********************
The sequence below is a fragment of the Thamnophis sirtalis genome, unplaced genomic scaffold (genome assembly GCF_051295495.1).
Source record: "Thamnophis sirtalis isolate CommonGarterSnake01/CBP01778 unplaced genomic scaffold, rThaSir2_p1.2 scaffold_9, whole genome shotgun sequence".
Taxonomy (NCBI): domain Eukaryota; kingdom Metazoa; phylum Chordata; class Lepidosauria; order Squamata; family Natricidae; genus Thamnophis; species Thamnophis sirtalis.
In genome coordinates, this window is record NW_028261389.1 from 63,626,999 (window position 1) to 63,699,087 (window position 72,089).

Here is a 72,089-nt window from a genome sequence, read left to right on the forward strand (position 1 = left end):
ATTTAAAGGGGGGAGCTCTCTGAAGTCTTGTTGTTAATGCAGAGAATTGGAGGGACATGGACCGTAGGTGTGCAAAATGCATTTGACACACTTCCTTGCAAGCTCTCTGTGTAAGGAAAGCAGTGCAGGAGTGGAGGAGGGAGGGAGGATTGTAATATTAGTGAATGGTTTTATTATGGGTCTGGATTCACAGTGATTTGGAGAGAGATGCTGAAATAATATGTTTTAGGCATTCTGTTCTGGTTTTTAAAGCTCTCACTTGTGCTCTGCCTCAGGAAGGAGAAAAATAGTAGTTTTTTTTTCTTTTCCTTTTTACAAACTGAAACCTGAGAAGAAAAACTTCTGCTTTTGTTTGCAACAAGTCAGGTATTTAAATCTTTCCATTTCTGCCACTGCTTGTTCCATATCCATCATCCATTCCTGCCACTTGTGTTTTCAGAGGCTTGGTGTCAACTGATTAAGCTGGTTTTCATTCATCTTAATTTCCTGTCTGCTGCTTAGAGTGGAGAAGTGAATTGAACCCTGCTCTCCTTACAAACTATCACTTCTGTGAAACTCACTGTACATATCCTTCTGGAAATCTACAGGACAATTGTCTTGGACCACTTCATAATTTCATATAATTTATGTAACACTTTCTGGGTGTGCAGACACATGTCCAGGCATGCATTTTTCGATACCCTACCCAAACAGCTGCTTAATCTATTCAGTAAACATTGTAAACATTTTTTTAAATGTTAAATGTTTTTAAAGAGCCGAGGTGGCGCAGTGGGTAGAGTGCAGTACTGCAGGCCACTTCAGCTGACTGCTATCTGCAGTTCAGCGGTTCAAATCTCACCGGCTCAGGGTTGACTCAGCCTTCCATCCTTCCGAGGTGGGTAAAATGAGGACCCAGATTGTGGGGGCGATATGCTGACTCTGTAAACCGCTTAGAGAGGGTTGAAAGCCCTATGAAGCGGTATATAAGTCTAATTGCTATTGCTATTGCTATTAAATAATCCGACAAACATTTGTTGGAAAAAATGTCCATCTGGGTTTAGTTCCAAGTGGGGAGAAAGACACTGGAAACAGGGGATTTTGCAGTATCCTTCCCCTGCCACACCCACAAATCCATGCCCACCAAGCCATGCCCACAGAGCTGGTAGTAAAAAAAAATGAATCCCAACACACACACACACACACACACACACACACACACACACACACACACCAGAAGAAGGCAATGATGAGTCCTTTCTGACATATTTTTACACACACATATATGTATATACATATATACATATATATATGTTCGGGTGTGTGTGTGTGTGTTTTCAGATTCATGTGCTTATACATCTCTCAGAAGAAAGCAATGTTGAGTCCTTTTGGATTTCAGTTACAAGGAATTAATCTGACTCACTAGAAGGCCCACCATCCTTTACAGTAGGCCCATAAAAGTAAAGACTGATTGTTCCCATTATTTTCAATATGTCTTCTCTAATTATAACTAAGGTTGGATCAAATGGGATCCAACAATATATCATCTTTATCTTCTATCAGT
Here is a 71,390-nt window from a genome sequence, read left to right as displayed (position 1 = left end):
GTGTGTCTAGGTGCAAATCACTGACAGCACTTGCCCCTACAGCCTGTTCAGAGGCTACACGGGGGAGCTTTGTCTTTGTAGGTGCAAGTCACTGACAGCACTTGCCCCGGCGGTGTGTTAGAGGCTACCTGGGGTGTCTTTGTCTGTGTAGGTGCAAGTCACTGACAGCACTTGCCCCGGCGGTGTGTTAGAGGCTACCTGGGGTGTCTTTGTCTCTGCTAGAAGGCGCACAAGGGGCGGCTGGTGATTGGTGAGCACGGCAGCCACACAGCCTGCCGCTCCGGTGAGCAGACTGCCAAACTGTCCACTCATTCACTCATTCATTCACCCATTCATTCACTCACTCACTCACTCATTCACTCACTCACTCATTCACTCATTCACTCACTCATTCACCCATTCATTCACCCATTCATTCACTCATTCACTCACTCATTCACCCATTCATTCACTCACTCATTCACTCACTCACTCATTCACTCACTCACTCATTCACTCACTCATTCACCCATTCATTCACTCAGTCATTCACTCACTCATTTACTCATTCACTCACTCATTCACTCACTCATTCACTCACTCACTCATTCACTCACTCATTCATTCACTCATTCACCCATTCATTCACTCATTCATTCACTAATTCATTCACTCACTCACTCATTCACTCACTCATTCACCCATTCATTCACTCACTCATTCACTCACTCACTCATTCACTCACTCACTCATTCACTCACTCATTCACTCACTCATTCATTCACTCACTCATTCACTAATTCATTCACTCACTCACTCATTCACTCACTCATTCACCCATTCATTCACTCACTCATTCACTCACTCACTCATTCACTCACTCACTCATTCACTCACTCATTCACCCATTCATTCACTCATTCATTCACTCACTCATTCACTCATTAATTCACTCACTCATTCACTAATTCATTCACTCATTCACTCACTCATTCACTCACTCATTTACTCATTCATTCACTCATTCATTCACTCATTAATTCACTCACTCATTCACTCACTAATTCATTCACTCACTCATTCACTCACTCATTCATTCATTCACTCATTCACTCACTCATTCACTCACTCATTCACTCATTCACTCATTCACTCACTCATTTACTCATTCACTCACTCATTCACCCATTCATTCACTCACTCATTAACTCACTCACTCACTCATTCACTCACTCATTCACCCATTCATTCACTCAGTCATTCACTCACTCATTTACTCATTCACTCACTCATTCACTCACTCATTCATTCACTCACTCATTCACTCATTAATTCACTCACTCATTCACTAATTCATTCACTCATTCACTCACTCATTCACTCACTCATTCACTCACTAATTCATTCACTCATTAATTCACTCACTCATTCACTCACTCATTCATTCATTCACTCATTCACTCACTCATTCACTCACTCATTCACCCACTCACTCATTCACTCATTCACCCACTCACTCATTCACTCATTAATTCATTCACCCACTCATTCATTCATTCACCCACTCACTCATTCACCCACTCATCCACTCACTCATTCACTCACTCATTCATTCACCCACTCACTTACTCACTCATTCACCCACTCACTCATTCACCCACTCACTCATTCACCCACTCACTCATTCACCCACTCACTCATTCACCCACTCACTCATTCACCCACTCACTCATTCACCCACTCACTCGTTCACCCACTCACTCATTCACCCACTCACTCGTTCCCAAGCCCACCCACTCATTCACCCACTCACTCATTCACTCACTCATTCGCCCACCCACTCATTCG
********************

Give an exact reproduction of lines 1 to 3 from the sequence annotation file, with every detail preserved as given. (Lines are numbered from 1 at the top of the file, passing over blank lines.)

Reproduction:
The sequence below is a fragment of the Thamnophis sirtalis genome, unplaced genomic scaffold (genome assembly GCF_051295495.1).
Source record: "Thamnophis sirtalis isolate CommonGarterSnake01/CBP01778 unplaced genomic scaffold, rThaSir2_p1.2 scaffold_9, whole genome shotgun sequence".
Taxonomy (NCBI): domain Eukaryota; kingdom Metazoa; phylum Chordata; class Lepidosauria; order Squamata; family Natricidae; genus Thamnophis; species Thamnophis sirtalis.